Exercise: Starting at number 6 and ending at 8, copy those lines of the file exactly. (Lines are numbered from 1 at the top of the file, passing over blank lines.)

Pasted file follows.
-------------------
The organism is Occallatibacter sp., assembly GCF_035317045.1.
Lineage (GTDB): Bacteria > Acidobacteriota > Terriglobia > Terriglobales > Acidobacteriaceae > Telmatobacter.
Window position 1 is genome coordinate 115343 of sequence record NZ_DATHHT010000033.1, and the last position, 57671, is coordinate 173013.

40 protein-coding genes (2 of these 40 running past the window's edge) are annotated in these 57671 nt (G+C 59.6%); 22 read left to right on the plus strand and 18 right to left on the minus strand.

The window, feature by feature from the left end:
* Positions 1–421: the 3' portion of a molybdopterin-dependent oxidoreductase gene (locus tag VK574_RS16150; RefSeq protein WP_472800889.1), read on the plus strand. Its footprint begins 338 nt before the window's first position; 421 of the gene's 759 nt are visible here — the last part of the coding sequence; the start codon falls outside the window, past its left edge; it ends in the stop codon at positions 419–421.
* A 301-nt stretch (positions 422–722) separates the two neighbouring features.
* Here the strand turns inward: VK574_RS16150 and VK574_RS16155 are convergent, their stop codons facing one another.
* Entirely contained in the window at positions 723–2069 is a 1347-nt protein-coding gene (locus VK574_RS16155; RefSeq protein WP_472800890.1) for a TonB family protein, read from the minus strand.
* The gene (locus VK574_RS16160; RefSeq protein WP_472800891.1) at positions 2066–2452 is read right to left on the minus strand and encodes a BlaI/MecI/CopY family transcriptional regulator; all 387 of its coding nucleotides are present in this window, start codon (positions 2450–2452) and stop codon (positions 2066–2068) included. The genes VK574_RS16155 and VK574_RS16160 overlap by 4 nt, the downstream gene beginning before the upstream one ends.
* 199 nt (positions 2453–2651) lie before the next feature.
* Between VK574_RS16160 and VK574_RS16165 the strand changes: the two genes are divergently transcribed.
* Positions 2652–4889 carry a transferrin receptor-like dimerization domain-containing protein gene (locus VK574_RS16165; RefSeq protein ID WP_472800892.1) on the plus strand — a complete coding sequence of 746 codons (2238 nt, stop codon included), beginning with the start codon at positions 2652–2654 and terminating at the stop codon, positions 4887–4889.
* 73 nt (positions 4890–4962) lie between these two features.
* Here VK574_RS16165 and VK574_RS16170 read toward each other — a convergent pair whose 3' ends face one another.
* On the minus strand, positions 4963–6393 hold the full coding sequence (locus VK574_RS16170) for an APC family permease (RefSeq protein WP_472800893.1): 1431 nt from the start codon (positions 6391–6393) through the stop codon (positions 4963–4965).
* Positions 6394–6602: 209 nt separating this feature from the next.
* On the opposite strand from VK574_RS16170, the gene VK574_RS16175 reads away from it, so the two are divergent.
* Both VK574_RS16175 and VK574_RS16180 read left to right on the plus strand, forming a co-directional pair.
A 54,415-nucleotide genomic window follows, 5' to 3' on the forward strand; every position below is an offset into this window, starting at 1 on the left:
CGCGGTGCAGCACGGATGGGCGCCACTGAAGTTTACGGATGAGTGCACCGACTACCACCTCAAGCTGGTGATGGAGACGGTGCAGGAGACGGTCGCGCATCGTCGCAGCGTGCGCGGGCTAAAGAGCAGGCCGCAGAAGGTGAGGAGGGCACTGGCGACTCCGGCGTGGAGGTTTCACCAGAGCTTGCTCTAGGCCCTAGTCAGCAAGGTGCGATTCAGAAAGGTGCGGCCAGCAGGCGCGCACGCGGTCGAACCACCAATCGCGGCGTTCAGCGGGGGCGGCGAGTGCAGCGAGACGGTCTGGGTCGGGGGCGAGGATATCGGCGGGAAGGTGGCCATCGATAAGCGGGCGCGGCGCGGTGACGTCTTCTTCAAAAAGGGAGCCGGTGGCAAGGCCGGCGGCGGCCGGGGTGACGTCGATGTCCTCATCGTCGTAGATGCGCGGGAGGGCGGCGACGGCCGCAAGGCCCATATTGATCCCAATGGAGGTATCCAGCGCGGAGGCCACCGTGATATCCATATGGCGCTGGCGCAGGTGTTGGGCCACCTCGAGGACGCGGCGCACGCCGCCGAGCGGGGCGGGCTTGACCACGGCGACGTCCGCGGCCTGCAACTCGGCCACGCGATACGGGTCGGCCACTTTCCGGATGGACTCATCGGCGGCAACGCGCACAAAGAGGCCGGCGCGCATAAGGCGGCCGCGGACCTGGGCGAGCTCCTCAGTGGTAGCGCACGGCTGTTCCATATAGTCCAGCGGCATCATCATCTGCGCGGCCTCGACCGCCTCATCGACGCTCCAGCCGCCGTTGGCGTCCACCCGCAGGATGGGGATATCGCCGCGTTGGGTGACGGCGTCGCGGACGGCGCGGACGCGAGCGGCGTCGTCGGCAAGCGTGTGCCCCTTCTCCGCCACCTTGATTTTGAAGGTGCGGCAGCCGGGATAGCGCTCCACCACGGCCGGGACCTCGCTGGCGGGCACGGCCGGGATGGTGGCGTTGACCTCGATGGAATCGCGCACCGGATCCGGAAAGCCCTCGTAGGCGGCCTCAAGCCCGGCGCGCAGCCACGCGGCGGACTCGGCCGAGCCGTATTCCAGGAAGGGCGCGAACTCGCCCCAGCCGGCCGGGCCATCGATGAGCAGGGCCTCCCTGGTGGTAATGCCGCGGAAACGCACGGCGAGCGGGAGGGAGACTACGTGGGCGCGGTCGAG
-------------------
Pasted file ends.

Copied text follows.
* Positions 1–421: the 3' portion of a molybdopterin-dependent oxidoreductase gene (locus tag VK574_RS16150; RefSeq protein WP_472800889.1), read on the plus strand. Its footprint begins 338 nt before the window's first position; 421 of the gene's 759 nt are visible here — the last part of the coding sequence; the start codon falls outside the window, past its left edge; it ends in the stop codon at positions 419–421.
* A 301-nt stretch (positions 422–722) separates the two neighbouring features.
* Here the strand turns inward: VK574_RS16150 and VK574_RS16155 are convergent, their stop codons facing one another.